DETROIT -- Talk to any advanced-battery expert, and they will tell you: The current generation of lithium-ion technology is not fit to launch the electric vehicle revolution.
The batteries are too expensive, they require large and expensive thermal management systems and often fail under extreme temperatures -- a la the explosion at General Motors' Warren Tech Center in March or the Fisker Karma that died during a Consumer Reports test.
Both of which were A123 Systems batteries.
But A123 Systems the struggling battery maker, with its major U.S. plant in suburban Detroit, this week unveiled a new chemistry designed to rectify at least some of the problems with the nascent industry's product.
The Waltham, Mass.-based firm unveiled a nanophosphate lithium-ion battery called nanophosphate EXT, which A123 says is capable of operating at extreme temperatures.
The technology was independently tested in Ohio by the Center for Automotive Research, according to a release by A123.
A123 expects the battery to deliver a 20 percent increase in power at temperatures as low as minus 22 degrees.
Battery capacity is significantly reduced over time under extreme heat, and A123 says this new technology is capable of retaining 90 percent of its initial capacity after 2,000 charges at 113 degrees.
The battery maker also claims a longer life for the battery -- 10 times longer than traditional lead acid batteries.
As it has already been reported by The New York Times and a host of others, the success of this chemistry may well determine the fate of A123 after months of epic slip-ups.
The aforementioned incident at GM and a massive recall linked to a welding machine at the suburban Detroit plant devastated A123's stock and, in some circles, its reputation.
The recall cost an already bleeding A123 more than $66 million and nearly stopped its automotive battery production at the plant in Livonia, Mich. A123 recorded a net loss of $125 million last quarter. The company isn't expected to turn a profit until late 2013.
A123 raised $50 million last month, but it needs more to survive. It's that simple, folks. And while analysts remain skeptical of its survival -- A123 even raised the risk of its survival as a "going concern" in an SEC filing last month -- its executives remain optimistic.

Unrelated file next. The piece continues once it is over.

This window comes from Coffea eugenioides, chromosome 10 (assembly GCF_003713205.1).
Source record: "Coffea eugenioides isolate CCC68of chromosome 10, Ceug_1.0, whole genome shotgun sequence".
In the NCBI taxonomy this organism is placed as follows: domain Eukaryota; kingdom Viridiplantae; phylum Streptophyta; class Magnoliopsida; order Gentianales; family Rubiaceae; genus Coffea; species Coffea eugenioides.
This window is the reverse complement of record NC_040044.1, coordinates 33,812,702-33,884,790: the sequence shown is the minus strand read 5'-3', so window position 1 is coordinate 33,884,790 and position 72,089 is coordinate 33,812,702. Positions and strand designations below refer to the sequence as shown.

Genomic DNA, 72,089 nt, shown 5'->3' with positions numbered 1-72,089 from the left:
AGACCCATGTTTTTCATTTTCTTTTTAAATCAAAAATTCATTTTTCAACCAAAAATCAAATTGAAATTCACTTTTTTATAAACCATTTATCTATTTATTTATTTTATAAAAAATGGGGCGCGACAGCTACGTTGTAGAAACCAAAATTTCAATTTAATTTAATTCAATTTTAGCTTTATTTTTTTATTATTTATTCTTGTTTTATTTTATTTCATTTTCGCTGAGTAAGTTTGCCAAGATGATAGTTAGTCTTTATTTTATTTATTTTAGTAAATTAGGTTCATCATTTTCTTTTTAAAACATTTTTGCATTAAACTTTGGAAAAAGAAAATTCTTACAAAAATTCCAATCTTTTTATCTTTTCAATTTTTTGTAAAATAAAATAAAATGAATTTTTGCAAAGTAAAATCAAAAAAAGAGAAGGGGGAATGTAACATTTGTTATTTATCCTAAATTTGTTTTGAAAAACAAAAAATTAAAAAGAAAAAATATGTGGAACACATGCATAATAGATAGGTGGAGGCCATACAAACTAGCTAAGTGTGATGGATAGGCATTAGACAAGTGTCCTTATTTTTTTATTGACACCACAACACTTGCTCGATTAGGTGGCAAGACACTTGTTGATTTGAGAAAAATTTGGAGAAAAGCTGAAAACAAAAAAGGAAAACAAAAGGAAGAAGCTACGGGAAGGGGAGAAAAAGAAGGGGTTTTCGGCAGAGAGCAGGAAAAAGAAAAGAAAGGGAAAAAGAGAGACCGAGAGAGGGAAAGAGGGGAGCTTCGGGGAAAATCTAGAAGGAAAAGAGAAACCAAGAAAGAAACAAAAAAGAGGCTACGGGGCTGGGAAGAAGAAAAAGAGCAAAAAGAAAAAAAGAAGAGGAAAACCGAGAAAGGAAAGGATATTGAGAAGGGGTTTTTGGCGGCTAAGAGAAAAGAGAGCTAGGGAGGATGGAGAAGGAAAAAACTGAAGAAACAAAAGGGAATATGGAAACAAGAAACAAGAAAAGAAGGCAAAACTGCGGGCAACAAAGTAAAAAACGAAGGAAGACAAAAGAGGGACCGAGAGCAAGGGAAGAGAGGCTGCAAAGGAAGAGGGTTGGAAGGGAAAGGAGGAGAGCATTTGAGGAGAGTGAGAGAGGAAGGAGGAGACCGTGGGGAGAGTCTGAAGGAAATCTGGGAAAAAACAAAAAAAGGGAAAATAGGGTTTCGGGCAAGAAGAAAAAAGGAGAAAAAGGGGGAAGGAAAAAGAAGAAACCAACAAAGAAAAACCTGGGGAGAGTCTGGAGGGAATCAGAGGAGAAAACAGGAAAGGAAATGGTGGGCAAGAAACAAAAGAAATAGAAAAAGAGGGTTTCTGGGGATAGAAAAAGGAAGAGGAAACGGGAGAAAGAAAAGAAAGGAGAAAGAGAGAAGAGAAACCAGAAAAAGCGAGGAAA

"We believe nanophosphate EXT is a game-changing breakthrough that overcomes key limitations of lead acid, standard lithium-ion and other advanced batteries, CEO David Vieau said in a statement. "We continue to emphasize innovation with a commercial purpose, and we expect nanophosphate EXT to strengthen our competitive position in existing target markets as well as create new opportunities for applications."
A123 is even hiring 400 workers at its Livonia and Romulus, Mich., plants, returning to peak workforce numbers that existed before its problems.
A123 executives continue to have bullish views of the company's future. Jason Forcier, vice president of its automotive solution group, said A123's funding problems are a "bump in the road." He believes the company will not only survive but grow with new and existing technology.
"We continue to do advanced research," he said. "If lithium-air or some other new technology is the way to go, then you'll see us innovating in those areas.
"We've taken a lot of heat over the years, but we're fighters," Forcier said.
Let's hope A123 is a fighter. Because without additional funding or a slew of new contracts, it's future is indeed questionable.
Despite its stock dropping nearly 26 percent on the year, investors responded to the announcement. A123 shares skyrocketed the day after the announcement and have remained about 20 percent higher this week -- a glimmer of hope in the murky depths of the lithium-ion battery industry.